The Artic is a region at the upper most tip of the Northern
Hemisphere. The Artic includes the area around Greenland, USSR,
Canada and Alaska. Much of the Artic circle is permanently frozen
The Artic is a pristine environment, clean and void of human
interference. However as humans move into these areas and begin
to extract what ever they can be balance can be tipped, resulting
in pollution and destruction of the environment.
The Artic winters much longer than the Summer. In the winter the
sun never rises and in the summer it never sets. The average
temperature for the Artic is zero degrees of less.
Industry and the Artic.
There was once a time when the land of the Artic Circle was
considered useless and only hospitable to those native to it.
However once vast quantities of oil and fish had been found there
was a rush of interest in the land.
Fishing in the Artic has occurred for thousands of years but in
recent years man has been fishing the Artic; in greater numbers
and taking more fish. Professional fishermen are taking all kinds
of fish as well as whales and seals. In some areas fishermen have
become so efficient at their job that quotas have needed to be
put on to limit or stop the capture of certain animals.
There are many mineral deposits within the Artic Circle.
In Russia: nickel, iron ore, apatite, diamonds, gold, tin, coal,
mica, and tungsten. In Sweden: iron ore. In Greenland: lead,
zinc, molybdenum and cryolite. Spitsbergen: coal. Canada:
uranium, copper, nickel, lead, zinc, tungsten and iron ore.
The digging out of minerals would inevitably disturb the natural
habitat as well as the environment there would be a great cost to
maintain the site. Industry that is designed to process various
minerals have waste products that would be most unwelcome in the
Artic. A good example of this is the pollution that has arisen as
a result of the smelting of metals in the Artic. It is for this
reason that there is very little industry in the Artic. However
Russia, Canada, Greenland and Iceland have several small scale
The largest industry in the Artic is oil. The rush began in 1968
when a large oil field was discovered, there was a great deal of
protest but the development went ahead.
Oil extracted from the felid makes its way to Port Valdez via a
1300 kilometre pipeline. Although steps were taken to limit the
pipelines affect on the environment it still disrupts the
migration of caribou.
In 1989 the unthinkable happened and the super tanker Exxon
Valdez ran aground spilling millions of gallons of crude oil into
the Prince William Sound.
The effects of the slick were devastating. Within a week workers
counted 24000 dead sea birds and 1000 sea otters. The effects of
the slick were felt throughout the food chain from photoplankton
to bears. The Exxon company funded the clean up but there was no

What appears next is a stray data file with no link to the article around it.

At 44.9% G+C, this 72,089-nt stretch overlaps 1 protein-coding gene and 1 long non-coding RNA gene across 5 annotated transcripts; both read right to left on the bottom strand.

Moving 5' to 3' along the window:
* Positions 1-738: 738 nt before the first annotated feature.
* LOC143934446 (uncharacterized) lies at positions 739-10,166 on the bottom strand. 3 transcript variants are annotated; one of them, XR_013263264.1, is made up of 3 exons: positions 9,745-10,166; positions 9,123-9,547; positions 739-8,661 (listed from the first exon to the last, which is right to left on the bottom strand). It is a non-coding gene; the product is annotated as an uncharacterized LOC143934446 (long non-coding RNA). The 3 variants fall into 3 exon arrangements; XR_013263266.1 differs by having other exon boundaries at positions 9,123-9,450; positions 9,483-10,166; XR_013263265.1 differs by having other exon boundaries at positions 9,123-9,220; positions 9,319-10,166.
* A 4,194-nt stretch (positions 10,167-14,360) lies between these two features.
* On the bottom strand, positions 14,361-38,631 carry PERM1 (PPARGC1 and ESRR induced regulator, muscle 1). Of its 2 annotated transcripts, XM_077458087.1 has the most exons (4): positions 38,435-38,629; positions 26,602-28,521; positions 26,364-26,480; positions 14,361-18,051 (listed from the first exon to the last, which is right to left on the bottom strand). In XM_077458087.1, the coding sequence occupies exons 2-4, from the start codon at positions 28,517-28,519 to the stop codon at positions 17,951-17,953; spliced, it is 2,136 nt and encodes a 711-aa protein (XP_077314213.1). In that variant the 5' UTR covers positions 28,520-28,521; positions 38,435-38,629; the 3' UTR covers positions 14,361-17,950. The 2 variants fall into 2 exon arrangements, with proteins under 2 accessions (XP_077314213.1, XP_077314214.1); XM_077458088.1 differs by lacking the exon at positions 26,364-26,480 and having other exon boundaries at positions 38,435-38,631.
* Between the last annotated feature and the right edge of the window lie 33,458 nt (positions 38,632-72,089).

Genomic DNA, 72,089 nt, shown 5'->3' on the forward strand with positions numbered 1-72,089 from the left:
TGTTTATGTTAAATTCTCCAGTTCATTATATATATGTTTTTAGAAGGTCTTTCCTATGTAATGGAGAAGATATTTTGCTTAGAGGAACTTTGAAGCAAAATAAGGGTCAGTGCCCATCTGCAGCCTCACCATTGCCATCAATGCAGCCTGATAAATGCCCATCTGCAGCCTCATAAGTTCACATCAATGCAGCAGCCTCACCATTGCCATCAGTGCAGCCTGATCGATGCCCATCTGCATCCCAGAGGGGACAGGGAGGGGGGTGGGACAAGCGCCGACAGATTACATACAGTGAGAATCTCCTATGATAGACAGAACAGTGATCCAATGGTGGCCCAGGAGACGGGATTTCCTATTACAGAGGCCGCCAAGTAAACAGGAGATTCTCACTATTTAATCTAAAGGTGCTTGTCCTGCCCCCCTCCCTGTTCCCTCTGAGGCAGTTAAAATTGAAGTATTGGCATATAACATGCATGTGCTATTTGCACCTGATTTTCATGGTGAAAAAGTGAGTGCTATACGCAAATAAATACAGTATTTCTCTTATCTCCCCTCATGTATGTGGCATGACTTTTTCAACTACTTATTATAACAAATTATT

compensation for the hundreds of people that lost their job as a
result of the slick.
Pollution of the Artic
A large threat to the Artic is transboundry pollution and
bioaccumulation. These are both complex subjects but are easily
explained. Transboundry pollution is the pollution of the Artic
from other countries. The ocean currents and wind conditions
result in large amounts of pollution being deposited in the
Artic. In winter when the sun is low thick blankets of haze
can be seen over the Artic. Bioaccumulation is the process where
pollutants build up in the Artic because they cannot be broken
down due to the extreme cold. Once harsh chemicals find their way
into the food chain they stay there forever, trapped in the
animals and sediments.
A result of increased pollutants in the atmosphere is the
occurrence of acid rain. Sulphur and Nitrogen dioxides drift from
developed countries and when they mix with water in the
atmosphere they can produce acid rain as strong as lemon juice.
The acid snow melts in summer and spring producing an acid
shock that can kill animals and plants alike.
In 1986 the nuclear reactor in Chernoybl exploded sending a
nuclear cloud into the atmosphere that among other places
contaminated plants and animals in the Artic region. Particularly
affected were lichens, lichens are a plant that makes up the
majority of a reindeers’ diet. When the reindeers ate the
lichens they became radioactive and many thousands had to be
Tourism vs conservation.
In the battle between tourism and conservation, tourism seems to
always win. However in the Artic tourism has so far had little
effect (compared to other human activity) on the environment. The
scenery and wild life of the Artic are seen as so special that
people pay thousands of dollars for a small glimpse of the Artic.
It is believed by many that Artic tourism will spread a general
concern for the environment. There is no denying that if tourism
is not controlled people will destroy what they have come to see.
Tourism will alway clash with conservation and it is many peoples
opinion that tourism should be stoped in the Artic altogether,
but if there is money to be made someone will be there to provide
Human’s have had a great deal of impact on the Artic environment.
Mining, tourism bioaccumulation and transboundry pollution mean
that this land is a great threat. Tourism is the latest threat
with huge potential for damage. The Artic is one of the few
unspoilt wilderness areas in the world and must be conserved.